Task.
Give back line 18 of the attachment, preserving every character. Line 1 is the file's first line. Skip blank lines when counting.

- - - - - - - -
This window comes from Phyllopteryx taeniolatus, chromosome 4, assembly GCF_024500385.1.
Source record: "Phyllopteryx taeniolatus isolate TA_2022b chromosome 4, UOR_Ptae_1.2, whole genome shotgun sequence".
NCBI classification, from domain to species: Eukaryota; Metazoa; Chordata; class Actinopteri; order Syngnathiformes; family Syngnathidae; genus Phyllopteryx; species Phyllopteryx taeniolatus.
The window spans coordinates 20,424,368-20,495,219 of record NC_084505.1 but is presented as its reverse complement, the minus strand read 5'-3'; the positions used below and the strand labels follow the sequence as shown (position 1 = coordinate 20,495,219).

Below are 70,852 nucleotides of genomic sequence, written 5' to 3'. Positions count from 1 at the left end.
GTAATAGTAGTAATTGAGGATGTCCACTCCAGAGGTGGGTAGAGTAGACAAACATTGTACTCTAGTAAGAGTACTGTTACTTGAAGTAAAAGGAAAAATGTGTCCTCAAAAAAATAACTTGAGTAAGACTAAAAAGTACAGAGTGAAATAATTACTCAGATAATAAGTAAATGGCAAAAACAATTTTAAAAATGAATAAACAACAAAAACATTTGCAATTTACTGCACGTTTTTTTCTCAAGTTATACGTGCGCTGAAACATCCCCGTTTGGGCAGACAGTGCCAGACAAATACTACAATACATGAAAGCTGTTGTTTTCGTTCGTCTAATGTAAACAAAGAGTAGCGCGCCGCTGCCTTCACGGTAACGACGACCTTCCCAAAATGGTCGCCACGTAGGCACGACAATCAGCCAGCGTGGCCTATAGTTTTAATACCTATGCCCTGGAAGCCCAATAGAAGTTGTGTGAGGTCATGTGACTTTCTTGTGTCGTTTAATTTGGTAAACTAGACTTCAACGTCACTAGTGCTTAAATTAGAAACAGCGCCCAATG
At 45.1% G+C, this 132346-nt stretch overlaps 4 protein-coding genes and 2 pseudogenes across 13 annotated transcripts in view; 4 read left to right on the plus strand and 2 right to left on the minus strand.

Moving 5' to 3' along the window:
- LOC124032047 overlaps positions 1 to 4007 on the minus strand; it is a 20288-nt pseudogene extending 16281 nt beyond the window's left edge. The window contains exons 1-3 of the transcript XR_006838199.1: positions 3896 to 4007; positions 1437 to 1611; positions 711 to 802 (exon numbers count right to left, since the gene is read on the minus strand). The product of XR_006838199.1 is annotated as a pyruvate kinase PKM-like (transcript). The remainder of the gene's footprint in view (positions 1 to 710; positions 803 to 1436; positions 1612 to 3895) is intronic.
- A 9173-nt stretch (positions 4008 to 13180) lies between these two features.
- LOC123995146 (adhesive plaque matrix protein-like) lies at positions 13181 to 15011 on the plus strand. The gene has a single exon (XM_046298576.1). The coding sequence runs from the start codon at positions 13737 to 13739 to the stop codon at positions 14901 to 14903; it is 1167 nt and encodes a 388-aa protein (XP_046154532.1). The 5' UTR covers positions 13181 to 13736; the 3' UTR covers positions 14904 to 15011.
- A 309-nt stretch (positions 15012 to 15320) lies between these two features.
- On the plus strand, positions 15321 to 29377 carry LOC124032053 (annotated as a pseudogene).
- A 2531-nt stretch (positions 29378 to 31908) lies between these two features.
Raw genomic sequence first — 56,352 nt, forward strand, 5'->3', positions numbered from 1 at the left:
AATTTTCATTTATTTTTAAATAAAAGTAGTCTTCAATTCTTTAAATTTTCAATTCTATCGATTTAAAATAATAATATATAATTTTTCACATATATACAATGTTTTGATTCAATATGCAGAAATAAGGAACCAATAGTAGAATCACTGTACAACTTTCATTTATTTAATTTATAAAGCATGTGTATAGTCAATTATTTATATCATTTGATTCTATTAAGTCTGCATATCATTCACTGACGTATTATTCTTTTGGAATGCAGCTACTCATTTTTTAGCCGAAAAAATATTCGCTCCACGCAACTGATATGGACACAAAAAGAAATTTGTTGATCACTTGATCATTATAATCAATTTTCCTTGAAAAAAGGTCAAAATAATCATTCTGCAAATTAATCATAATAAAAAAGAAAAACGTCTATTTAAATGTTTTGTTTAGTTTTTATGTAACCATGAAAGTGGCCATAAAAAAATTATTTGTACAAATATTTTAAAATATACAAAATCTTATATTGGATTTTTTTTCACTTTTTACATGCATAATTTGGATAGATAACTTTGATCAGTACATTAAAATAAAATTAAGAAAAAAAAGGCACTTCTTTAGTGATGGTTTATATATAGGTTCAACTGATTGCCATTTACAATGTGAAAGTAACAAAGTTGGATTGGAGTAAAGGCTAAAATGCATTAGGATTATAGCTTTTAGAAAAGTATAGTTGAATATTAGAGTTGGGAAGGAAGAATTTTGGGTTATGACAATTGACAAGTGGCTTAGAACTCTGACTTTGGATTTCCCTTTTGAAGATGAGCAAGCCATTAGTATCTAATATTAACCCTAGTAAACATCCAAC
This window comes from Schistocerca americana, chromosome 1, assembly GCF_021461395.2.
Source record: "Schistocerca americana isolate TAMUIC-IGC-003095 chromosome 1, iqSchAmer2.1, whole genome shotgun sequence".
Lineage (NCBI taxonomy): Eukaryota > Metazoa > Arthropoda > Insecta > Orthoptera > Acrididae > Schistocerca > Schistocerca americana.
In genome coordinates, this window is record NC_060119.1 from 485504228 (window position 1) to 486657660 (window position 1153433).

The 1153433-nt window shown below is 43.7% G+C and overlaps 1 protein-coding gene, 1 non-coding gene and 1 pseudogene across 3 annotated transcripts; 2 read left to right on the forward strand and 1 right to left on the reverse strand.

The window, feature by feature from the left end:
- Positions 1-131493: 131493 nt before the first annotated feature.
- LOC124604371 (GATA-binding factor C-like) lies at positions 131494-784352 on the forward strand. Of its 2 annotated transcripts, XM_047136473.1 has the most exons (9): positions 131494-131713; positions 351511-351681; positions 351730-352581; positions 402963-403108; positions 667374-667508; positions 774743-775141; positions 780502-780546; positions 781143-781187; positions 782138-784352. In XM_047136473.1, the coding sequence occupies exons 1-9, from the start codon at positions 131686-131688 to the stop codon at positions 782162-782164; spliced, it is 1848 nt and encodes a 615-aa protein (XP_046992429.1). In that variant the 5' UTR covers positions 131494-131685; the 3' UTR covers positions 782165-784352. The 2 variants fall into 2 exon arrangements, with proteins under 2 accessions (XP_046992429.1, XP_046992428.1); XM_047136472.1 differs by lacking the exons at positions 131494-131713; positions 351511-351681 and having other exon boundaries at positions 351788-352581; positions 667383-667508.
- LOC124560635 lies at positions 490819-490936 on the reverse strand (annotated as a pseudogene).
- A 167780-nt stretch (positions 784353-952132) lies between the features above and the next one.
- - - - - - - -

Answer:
Source record: "Schistocerca americana isolate TAMUIC-IGC-003095 chromosome 1, iqSchAmer2.1, whole genome shotgun sequence".